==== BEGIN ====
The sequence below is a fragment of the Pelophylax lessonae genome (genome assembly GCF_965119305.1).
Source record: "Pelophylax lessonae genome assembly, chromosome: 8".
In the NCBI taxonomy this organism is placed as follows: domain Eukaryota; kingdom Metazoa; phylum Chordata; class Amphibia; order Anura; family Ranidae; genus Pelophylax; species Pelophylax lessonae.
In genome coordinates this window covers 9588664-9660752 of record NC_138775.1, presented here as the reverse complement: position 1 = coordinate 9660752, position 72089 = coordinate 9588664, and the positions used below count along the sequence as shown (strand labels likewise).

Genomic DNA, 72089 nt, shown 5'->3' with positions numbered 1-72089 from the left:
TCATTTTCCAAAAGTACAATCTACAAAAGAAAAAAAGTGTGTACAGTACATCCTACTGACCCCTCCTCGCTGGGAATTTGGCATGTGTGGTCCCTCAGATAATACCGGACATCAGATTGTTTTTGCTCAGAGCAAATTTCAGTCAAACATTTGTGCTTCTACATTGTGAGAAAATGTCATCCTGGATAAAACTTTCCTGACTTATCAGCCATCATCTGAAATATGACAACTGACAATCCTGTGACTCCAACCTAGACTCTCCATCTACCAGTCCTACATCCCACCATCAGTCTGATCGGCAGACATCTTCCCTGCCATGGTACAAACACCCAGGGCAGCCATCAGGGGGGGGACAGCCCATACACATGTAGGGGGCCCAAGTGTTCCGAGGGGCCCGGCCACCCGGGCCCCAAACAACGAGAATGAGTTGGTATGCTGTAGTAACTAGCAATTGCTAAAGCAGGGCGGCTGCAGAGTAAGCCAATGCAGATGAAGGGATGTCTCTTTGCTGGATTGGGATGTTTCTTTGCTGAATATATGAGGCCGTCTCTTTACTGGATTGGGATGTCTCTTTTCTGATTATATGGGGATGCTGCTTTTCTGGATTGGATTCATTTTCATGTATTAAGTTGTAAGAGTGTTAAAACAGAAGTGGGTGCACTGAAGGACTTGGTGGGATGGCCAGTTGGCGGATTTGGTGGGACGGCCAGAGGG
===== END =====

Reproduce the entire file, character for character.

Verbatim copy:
The sequence below is a fragment of the Pelophylax lessonae genome (genome assembly GCF_965119305.1).
Source record: "Pelophylax lessonae genome assembly, chromosome: 8".
In the NCBI taxonomy this organism is placed as follows: domain Eukaryota; kingdom Metazoa; phylum Chordata; class Amphibia; order Anura; family Ranidae; genus Pelophylax; species Pelophylax lessonae.
In genome coordinates this window covers 9588664-9660752 of record NC_138775.1, presented here as the reverse complement: position 1 = coordinate 9660752, position 72089 = coordinate 9588664, and the positions used below count along the sequence as shown (strand labels likewise).

Genomic DNA, 72089 nt, shown 5'->3' with positions numbered 1-72089 from the left:
TCATTTTCCAAAAGTACAATCTACAAAAGAAAAAAAGTGTGTACAGTACATCCTACTGACCCCTCCTCGCTGGGAATTTGGCATGTGTGGTCCCTCAGATAATACCGGACATCAGATTGTTTTTGCTCAGAGCAAATTTCAGTCAAACATTTGTGCTTCTACATTGTGAGAAAATGTCATCCTGGATAAAACTTTCCTGACTTATCAGCCATCATCTGAAATATGACAACTGACAATCCTGTGACTCCAACCTAGACTCTCCATCTACCAGTCCTACATCCCACCATCAGTCTGATCGGCAGACATCTTCCCTGCCATGGTACAAACACCCAGGGCAGCCATCAGGGGGGGGACAGCCCATACACATGTAGGGGGCCCAAGTGTTCCGAGGGGCCCGGCCACCCGGGCCCCAAACAACGAGAATGAGTTGGTATGCTGTAGTAACTAGCAATTGCTAAAGCAGGGCGGCTGCAGAGTAAGCCAATGCAGATGAAGGGATGTCTCTTTGCTGGATTGGGATGTTTCTTTGCTGAATATATGAGGCCGTCTCTTTACTGGATTGGGATGTCTCTTTTCTGATTATATGGGGATGCTGCTTTTCTGGATTGGATTCATTTTCATGTATTAAGTTGTAAGAGTGTTAAAACAGAAGTGGGTGCACTGAAGGACTTGGTGGGATGGCCAGTTGGCGGATTTGGTGGGACGGCCAGAGGG